Whiskey Reviews: Kooper Family Whiskey

Editor’s Note: These whiskeys were provided to us as review samples by Kooper Family Whiskey. This in no way, per our editorial policies, influenced the final outcome of this review. It should also be noted that by clicking the buy links towards the bottom of this review our site receives a small referral payment which helps to support, but not influence, our editorial and other costs.

Troy Kooper was once a very successful ad executive, but his job demanded he be away from home for long periods of time, while his wife, Michelle, stayed home with their first child. Both were hoping to find something they could work on together from home, so Troy could be home with his wife and child. One night, over a couple of glasses of whiskey, it hit them; why not make their own whiskey!

While the Kooper’s originally started out attempting to distill their own whiskey, it didn’t take them long to change their approach. Due to the cost and time intensive art of distilling, they decided to focus on blending and aging whiskey. With this in mind, they began touring local whiskey makers, and soon began buying unaged distillate whiskey from other companies. Their first purchase was 175 gallons of unaged distillate from the Koval distillers. They barreled and aged it in the hot Texas climate, then later released it as the Kooper Family 100% Rye Whiskey.

While not distilling their own whiskey, their whiskeys are still unique, as the aging process is what creates the different flavors and tastes in each whiskey. They begin with a series of different oak barrels; American Oak, European Oak, and second use oak casks.

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The second aspect is the climate the whiskey is aged in. While Scottish and Irish whiskeys are aged in a cooler climate, and most American whiskeys are aged in the more moderate climates of Tennessee and Kentucky, the Kooper’s age their whiskey in the extreme Texas heat. They claim this expands the whiskey deeper into the wood. Also, during winter months, there are extreme changes of temperature, such as January temperatures fluctuating from 85 degrees to 36 degrees. Once aged, they then blend different barrels to find the right flavor they are looking for.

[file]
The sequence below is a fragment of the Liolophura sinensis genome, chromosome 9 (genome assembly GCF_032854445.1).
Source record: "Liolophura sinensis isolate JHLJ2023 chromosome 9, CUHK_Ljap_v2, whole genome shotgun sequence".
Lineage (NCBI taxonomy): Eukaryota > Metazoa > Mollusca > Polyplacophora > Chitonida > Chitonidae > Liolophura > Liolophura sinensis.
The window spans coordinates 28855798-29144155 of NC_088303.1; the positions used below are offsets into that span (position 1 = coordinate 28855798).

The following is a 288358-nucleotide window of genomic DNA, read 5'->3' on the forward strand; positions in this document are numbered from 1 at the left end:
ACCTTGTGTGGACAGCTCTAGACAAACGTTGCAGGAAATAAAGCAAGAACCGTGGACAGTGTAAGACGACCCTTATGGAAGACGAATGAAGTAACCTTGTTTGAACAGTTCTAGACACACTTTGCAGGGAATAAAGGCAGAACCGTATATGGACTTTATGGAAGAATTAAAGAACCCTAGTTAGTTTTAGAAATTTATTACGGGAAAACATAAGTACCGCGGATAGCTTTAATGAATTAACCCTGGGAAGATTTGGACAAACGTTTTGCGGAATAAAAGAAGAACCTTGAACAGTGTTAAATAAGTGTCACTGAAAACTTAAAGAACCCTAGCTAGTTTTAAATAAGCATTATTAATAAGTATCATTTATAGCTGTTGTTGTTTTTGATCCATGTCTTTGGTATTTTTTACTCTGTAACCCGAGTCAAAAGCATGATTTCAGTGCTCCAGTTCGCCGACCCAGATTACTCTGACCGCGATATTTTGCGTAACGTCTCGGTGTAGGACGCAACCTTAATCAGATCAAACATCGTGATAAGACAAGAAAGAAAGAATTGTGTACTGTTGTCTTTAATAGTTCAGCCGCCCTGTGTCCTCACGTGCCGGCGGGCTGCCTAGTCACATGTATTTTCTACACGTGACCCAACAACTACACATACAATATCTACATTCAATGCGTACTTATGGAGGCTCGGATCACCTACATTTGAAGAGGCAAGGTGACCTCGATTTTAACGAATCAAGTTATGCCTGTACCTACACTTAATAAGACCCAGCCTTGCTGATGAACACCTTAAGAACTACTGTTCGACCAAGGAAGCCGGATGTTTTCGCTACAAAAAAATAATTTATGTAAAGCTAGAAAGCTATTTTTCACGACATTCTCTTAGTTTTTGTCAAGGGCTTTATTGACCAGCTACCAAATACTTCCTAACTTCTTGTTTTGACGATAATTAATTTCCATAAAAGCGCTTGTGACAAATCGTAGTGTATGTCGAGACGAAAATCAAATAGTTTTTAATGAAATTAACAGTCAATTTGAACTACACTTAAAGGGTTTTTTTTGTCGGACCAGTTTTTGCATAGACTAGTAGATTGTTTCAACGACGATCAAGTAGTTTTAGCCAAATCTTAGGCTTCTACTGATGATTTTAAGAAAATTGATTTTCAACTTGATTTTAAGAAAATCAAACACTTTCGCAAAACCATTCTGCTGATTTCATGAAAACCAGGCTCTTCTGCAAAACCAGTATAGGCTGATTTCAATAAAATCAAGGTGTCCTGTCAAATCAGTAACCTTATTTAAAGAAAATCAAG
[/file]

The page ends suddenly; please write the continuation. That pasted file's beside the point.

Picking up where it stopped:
For this review we are taking a look at the previously mentioned rye as well as a straight bourbon.

Kooper Family Whiskeys

Kooper Family Whiskeys (image via James Logan/The Whiskey Wash)

Tasting Notes: Kooper Family Rye

Vital Stats: This whiskey is made from a blend consisting of one blend at 51% rye, 36% corn, and 13% malt, and the second blend at 95% rye and 5% malt. The blends are aged at 3 years and 5 years. The picture on the bottle is Troy’s grandfather, Armed Forces Light Heavyweight champion of 1944. 90 proof (45% ABV).

Appearance: A very lovely dark red shade.

Nose: A nice slight touch of dill with a mix of vanilla, with a touch of fruitiness.

Palate: Definitely get hit immediately with the smokiness and spices.  This is followed with an interesting  touch of black pepper with a hint of caramel.

Final Thoughts: I was actually surprised by the touch of dill on the nose. While this was stated in the information on the website, it is definitely one of the first smells that hit you with this Rye whiskey. I also have to state, the choice to have Troy Kooper’s boxer grandfather on the label is a great choice, as there is a terrific ‘punch’ from this rye.

Score: 4/5

Tasting Notes: Sweetheart of the Rodeo Bourbon

Vital Stats: This whiskey is aged in 4 years in white oak barrels and consists of 75% corn, 21% rye, and 4% malt. Named from the nickname Troy Kooper calls Michelle Kooper. 90 proof (45% ABV).

Appearance: A very nice dark amber color.

Nose: Very sweet touch. Definite vanilla and caramel notes.

Palate: Very nice warmth, and soft touch of spices and oak. There is a nice final note of caramel and honey.

Final Thoughts:  This bourbon starts out very sweet, with a slow warmth following with the honey and caramel. Definitely sweeter to start than most bourbons. This is a wonderful bourbon blend, and one I would recommend for a beginner bourbon and whiskey drinker.

Score: 4/5